NETCU WATCH are terrorists (Soon) thoughts on s58a of the Counter Terrorism Bill 2008

Section 58A Counter Terrorism Bill 2008

This is yet another piece of legislation spewed out by the government and at a glance it appears to make the police get an even tighter stranglehold over us. This is in committee at present and it is astonishing how there has not been a public outcry or any discussion about the implications of this part of the Bill.

In a nutshell it will become an offence punishable by up to 10 years to elicit information about a member of the armed forces, intelligence services or police (or indeed anyone who has in the past done any of these occupations) which might be useful for terrorists. The only defence is that you had a good reason for doing so. What a “good reason” could be is anyone’s guess, maybe people will only find out after a full blown Crown Court trial. Even trying to get information about any of those covered is an offence apparently.

Victims of Jacqui Smith’s zeal to launch us into a totalitarian nightmare could include:

Well, us activists for a start and we don’t think that is a coincidence. If a police officer behaves badly and oppressively we have been known to criticise them on the internet. Furthermore it has always been commonsense to jot down police collar numbers on demos and take photos a) for legal reasons to identify police breaking the law, to identify police behaving well, to help clarify matters in both criminal and civil courts. Intelligence on police gathered by activists has helped to acquit innocent activists, enabled activists to sue police and correctly identify the culprits. None of this has ever been used in order to use violence against the police let alone terrorism but we can hazard a guess that they might use this proposed legislation against us. What if MI5 infiltrate a group and that agent is discovered? Will it become an offence to warn other activists? Will it be an offence to after having suspicions raised about a fellow activist to make a few enquiries if the “activist” is an undercover cop?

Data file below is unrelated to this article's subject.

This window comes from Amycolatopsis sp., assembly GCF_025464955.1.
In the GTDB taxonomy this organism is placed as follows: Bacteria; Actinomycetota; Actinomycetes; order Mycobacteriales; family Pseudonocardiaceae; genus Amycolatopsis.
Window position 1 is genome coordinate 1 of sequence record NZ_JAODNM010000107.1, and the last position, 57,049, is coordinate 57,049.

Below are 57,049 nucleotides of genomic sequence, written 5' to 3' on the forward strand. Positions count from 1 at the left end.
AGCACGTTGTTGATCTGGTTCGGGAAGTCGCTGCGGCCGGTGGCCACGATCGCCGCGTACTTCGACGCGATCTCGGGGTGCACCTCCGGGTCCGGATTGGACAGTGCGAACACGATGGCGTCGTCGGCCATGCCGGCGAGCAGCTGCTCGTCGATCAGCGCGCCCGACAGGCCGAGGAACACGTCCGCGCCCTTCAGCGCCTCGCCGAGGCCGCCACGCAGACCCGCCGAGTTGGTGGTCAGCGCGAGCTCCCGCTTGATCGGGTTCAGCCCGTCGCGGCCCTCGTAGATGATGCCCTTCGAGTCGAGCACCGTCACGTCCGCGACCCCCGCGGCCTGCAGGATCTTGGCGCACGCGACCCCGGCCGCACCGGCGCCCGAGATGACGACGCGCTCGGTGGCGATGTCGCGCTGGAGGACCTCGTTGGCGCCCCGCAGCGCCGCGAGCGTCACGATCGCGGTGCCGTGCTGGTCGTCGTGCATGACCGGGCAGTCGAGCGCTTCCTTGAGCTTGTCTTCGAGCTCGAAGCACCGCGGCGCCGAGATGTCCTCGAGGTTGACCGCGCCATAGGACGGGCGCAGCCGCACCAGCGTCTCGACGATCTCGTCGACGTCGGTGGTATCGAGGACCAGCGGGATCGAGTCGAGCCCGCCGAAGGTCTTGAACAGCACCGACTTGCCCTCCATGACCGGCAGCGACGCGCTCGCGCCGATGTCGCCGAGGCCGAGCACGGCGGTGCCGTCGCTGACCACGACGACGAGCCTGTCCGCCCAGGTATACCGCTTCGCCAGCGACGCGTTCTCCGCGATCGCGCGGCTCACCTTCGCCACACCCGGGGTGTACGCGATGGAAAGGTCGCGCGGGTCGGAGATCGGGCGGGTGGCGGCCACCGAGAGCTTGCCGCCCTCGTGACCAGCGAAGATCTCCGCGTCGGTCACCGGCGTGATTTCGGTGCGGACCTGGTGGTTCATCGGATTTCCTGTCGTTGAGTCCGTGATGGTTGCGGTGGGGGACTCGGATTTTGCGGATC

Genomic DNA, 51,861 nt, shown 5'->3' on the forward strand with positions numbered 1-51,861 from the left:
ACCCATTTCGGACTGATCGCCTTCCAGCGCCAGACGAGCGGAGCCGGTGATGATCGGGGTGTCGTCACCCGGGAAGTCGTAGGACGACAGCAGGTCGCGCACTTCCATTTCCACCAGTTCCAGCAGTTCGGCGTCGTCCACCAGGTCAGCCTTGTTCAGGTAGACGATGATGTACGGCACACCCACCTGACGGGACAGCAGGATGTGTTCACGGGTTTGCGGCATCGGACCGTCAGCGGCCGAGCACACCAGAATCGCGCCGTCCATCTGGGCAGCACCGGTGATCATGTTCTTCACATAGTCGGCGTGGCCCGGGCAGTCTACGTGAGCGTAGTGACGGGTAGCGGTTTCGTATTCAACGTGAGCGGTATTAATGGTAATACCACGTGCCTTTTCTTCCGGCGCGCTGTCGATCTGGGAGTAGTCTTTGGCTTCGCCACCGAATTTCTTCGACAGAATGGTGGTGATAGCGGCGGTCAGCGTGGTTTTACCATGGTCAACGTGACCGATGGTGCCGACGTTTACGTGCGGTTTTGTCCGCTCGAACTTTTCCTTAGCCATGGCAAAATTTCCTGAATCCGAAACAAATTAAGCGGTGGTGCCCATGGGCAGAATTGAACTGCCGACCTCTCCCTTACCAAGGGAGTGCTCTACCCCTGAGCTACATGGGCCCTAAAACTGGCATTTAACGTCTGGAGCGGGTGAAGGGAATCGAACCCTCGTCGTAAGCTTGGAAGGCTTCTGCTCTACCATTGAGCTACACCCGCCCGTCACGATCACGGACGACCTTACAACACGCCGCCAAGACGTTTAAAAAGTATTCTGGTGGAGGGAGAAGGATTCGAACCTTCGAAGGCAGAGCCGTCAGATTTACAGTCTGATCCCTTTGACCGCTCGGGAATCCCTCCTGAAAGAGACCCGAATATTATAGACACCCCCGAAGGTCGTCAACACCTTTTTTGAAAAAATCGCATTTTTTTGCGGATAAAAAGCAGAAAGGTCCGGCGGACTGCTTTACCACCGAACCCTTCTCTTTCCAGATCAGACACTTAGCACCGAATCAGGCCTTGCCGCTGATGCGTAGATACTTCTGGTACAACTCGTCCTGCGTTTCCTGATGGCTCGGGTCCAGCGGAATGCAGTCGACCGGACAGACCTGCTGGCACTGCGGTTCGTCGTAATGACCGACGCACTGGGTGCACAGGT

Journalists will be at considerable risk and we are astonished that they are not up in arms (metaphorically speaking). The police are supposed to be accountable for their actions, if no-one can legally even try to ascertain facts surrounding for example a death in custody then the police have a free rein to do as they wish. The Panorama reporter who joined up as a rookie PC and filmed his racist colleagues undercover might find himself in prison for 10 years even if he just keeps his notes, after all a “terrorist” might, just might, find some use for them. As the protection from any information gathering lasts for life if for example a policeman becomes a politician will any attempt to expose corruption result in an investigative reporter serving a ten year prison sentence?